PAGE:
2010 Infiniti M Performance
This performance review was created when the car was new. Some links may no longer point to an active page.
The Infiniti M may not look as aggressive as the BMW 5-Series, but it gives that car a run for its money on a test track. Reviewers love its tight handling, strong brakes and the way its smooth transmission makes power delivery seamless. But there are several cautions buyers should keep in mind when considering this car. The first is that the ride may be too firm for some – those looking for a luxury car they don’t have to think much about while driving might want to look toward the Lexus GS or Lincoln MKS instead. The second is that there are two M models to choose from – the V6-powered M35 and the V8-powered M45 but many reviewers say the power advantage enjoyed by the M45 isn’t worth the extra cost.
- "M35 models have plenty of power, even with the added weight of AWD…Rear-drive M45s are fast by any measure. A test example ran from 0-60 mph in just 6.0 seconds." -- Consumer Guide
- "Considering the M35's superb handling capabilities, the ride quality is surprisingly comfortable and compliant, though some with a penchant for full-luxury cars may find it a bit harsh, especially when equipped with the sport package." -- Edmunds
- The M35 "exhibits all of the handling chops of the smaller G, if not more," but drivers "have to keep an eye on the speedometer to have any sense of speed." -- Cars.com
Acceleration and Power
The 2010 Infiniti M is sold as the M35, with a 3.5-liter V6 making 303 horsepower, or as the M45 with a more powerful 4.5-liter V8 making 325 horsepower. Both engines are smooth, but reviewers say there is surprisingly little difference between the two. Fuel economy is a bit of a tie-breaker. The V6 doesn't save much at the pump when compared to the large engine. The EPA estimates that the M35 will get 17 mpg in the city and 25 on the highway. The M45 gets16 in the city and 21 on the highway. All-Wheel-Drive X editions of each car pay a slight penalty in mpg. With just a 22 horsepower advantage, a fuel-economy disadvantage and a higher price, the M45 may not make sense for many buyers.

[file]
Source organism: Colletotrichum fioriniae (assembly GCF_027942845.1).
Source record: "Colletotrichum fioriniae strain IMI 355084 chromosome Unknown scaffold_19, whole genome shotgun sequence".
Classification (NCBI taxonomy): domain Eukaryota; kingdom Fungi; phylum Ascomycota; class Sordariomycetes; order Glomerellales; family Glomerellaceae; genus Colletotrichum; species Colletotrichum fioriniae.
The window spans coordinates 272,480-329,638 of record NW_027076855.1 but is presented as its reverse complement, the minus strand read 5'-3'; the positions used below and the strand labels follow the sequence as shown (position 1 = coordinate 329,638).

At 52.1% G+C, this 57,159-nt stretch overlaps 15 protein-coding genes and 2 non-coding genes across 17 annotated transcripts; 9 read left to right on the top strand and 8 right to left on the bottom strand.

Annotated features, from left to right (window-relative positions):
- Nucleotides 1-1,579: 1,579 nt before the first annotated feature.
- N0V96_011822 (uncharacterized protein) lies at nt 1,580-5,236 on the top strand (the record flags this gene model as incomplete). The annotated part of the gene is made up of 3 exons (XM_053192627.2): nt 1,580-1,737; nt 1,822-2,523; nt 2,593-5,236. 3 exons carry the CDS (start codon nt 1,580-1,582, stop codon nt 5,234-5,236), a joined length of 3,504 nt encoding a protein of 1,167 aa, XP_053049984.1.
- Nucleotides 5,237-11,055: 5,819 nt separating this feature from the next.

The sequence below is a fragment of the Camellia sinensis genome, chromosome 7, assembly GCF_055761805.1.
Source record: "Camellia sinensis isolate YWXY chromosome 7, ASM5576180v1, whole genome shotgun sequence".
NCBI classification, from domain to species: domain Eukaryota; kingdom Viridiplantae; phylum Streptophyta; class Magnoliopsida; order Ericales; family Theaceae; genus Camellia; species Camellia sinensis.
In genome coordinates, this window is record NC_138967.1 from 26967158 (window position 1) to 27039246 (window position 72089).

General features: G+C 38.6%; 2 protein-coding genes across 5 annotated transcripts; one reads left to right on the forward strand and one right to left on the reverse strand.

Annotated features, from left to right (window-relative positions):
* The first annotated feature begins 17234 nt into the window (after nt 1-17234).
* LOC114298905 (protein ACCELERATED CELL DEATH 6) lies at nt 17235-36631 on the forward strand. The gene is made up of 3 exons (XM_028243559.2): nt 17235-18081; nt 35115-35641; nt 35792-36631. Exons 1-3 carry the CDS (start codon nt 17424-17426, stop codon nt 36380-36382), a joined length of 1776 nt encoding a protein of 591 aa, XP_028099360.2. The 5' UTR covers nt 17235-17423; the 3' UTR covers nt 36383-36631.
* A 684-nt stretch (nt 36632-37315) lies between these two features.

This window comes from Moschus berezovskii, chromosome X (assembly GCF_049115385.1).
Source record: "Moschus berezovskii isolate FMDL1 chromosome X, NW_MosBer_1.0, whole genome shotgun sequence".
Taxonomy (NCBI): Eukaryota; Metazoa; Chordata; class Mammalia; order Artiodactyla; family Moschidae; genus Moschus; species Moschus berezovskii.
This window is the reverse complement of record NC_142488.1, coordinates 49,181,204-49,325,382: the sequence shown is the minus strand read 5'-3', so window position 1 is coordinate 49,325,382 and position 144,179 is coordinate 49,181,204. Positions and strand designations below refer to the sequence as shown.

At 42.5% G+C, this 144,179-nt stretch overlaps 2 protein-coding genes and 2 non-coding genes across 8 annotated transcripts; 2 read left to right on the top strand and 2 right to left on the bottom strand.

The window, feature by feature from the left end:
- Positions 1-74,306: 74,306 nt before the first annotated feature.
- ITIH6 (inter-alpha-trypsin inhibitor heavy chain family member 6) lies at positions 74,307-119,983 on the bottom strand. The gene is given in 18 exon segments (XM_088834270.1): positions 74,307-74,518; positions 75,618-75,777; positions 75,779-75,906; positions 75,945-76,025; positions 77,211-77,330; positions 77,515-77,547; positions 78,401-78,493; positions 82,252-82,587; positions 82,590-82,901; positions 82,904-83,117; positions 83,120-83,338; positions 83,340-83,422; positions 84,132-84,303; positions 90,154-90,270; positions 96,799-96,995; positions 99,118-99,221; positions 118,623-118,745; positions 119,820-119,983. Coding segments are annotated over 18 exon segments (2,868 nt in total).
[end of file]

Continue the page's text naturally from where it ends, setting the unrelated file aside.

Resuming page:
The M comes with just one transmission, a five-speed automatic with a manual shift mode. Reviewers say that its manual mode responds more quickly than most.
- "The V-8 is barely more powerful than the six." -- Car and Driver
- "Its manual-shift feature is quicker to react to driver inputs than similar systems in rival vehicles." -- Consumer Guide
- "The Infiniti M35…should provide plenty of power for most drivers. For the few who desire a bit more oomph, there's always the V8-equipped M45." -- Edmunds
- "Now that the M35's V-6 makes only a few fewer ponies than the V-8-powered M45, you might think that the eight-cylinder M is obsolete. Not so much - this is the Infiniti I would buy. The M45's 4.5-liter V-8 makes 74 lb-ft of additional torque, for a total of 336 lb-ft compared with the M35's 262 lb-ft. Much, much more important: whereas the V-6 is buzzy and coarse at high rpm, the V-8 is one of the best-sounding, smoothest V-8s on the planet." -- Automobile Magazine
Handling and Braking
Most cars at this price point are powered by exceptional engines. What sets them apart is more often their suspension, steering and braking – the components that work in balance to make a car sporty or gentle, easy-to-drive or involving. The 2010 M leads decidedly toward sporty. Reviewers say its ride and handling are tight, its brakes strong and its ride firm. That makes it an engaging drive, perfect for those who are attracted to sport sedans like the BMW 5-Series. Those interested in a cushy ride might be more satisfied with a Lexus GS or Acura RL. The car’s ride is firm to begin with, but an optional Sport package sets the suspension so stiff that some reviewers complain the car is harsh – only driving enthusiasts should consider spending the extra money for that.
- "Generally confident and balanced, with minimal cornering lean. Steering feel can seem heavy and slightly unnatural feeling in turns. With the Sport Package, the tires tend to follow most ruts and pavement imperfections. Braking is strong and confident.” -- Consumer Guide
- "Quick responses, strong brakes." -- Car and Driver
- "The AWD system itself is not as smooth or seamless as those in some other luxury cars, like Audis. During hard bursts of acceleration, the front wheels can generate a front-wheel drive-style torque-steer effect, in which power from the engine twists the steering wheel in the driver's hands." -- New Car Test Drive
- "Powerful brakes are controlled by easily modulated pedal and feature brake assist and electronic brake force distribution for panic stops." -- Chicago Sun-Times